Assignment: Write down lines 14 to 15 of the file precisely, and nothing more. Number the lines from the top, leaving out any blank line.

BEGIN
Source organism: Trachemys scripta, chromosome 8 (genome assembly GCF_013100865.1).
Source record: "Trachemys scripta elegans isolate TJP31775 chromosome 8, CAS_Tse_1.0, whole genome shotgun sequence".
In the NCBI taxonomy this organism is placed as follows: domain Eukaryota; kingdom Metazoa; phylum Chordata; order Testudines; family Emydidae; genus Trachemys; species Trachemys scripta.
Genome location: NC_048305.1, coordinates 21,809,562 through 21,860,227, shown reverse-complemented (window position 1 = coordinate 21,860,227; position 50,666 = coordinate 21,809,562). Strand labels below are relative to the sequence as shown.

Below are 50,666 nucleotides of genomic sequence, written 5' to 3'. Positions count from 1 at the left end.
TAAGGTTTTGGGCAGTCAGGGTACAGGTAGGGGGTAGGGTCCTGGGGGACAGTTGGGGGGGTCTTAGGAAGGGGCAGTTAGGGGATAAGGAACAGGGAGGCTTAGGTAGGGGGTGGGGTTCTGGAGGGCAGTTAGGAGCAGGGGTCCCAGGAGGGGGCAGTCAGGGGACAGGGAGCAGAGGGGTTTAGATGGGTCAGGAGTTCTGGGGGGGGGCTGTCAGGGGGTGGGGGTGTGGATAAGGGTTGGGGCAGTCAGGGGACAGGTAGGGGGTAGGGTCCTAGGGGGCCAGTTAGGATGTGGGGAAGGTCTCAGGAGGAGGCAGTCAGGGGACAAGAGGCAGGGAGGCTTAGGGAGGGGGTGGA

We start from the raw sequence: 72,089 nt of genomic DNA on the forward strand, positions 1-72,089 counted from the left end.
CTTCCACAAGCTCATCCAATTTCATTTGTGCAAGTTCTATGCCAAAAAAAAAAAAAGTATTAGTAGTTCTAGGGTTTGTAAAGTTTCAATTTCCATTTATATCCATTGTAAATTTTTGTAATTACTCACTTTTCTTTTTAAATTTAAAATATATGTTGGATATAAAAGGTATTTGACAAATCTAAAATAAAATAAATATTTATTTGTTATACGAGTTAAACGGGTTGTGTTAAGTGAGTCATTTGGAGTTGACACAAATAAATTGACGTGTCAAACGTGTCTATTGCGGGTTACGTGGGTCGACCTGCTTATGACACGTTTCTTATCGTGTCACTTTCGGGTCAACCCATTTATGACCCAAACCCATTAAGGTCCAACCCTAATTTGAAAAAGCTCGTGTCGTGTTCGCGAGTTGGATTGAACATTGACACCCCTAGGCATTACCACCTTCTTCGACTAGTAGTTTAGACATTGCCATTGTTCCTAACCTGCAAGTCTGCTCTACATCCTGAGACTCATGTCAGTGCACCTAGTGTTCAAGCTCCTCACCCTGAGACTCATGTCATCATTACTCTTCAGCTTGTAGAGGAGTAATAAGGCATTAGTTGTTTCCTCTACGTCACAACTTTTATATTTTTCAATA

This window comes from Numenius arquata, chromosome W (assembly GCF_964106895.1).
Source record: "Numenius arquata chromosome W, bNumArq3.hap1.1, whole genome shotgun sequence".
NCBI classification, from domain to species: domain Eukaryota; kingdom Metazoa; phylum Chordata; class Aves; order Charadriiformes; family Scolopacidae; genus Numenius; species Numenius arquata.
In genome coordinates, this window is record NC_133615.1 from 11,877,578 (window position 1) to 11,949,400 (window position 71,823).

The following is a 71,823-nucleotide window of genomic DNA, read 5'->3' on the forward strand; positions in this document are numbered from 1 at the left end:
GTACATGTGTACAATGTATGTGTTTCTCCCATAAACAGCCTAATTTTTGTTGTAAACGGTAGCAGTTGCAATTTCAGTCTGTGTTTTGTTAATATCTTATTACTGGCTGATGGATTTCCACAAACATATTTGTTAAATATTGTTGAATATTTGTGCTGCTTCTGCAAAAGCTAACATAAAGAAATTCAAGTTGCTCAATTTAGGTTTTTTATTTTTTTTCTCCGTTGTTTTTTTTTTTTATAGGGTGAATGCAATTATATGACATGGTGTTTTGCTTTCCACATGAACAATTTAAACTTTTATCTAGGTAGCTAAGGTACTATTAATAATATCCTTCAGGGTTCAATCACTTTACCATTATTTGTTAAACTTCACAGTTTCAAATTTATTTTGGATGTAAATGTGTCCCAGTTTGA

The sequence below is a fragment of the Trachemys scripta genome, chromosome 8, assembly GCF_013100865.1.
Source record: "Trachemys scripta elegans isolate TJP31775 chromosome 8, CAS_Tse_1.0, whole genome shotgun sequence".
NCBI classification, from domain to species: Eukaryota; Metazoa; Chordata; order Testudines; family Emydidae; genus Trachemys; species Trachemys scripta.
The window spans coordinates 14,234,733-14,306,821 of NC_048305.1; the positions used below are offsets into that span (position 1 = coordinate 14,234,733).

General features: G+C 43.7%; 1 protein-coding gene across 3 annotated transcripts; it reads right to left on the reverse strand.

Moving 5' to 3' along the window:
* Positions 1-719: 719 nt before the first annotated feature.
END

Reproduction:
GTACATGTGTACAATGTATGTGTTTCTCCCATAAACAGCCTAATTTTTGTTGTAAACGGTAGCAGTTGCAATTTCAGTCTGTGTTTTGTTAATATCTTATTACTGGCTGATGGATTTCCACAAACATATTTGTTAAATATTGTTGAATATTTGTGCTGCTTCTGCAAAAGCTAACATAAAGAAATTCAAGTTGCTCAATTTAGGTTTTTTATTTTTTTTCTCCGTTGTTTTTTTTTTTTATAGGGTGAATGCAATTATATGACATGGTGTTTTGCTTTCCACATGAACAATTTAAACTTTTATCTAGGTAGCTAAGGTACTATTAATAATATCCTTCAGGGTTCAATCACTTTACCATTATTTGTTAAACTTCACAGTTTCAAATTTATTTTGGATGTAAATGTGTCCCAGTTTGA

The sequence below is a fragment of the Trachemys scripta genome, chromosome 8, assembly GCF_013100865.1.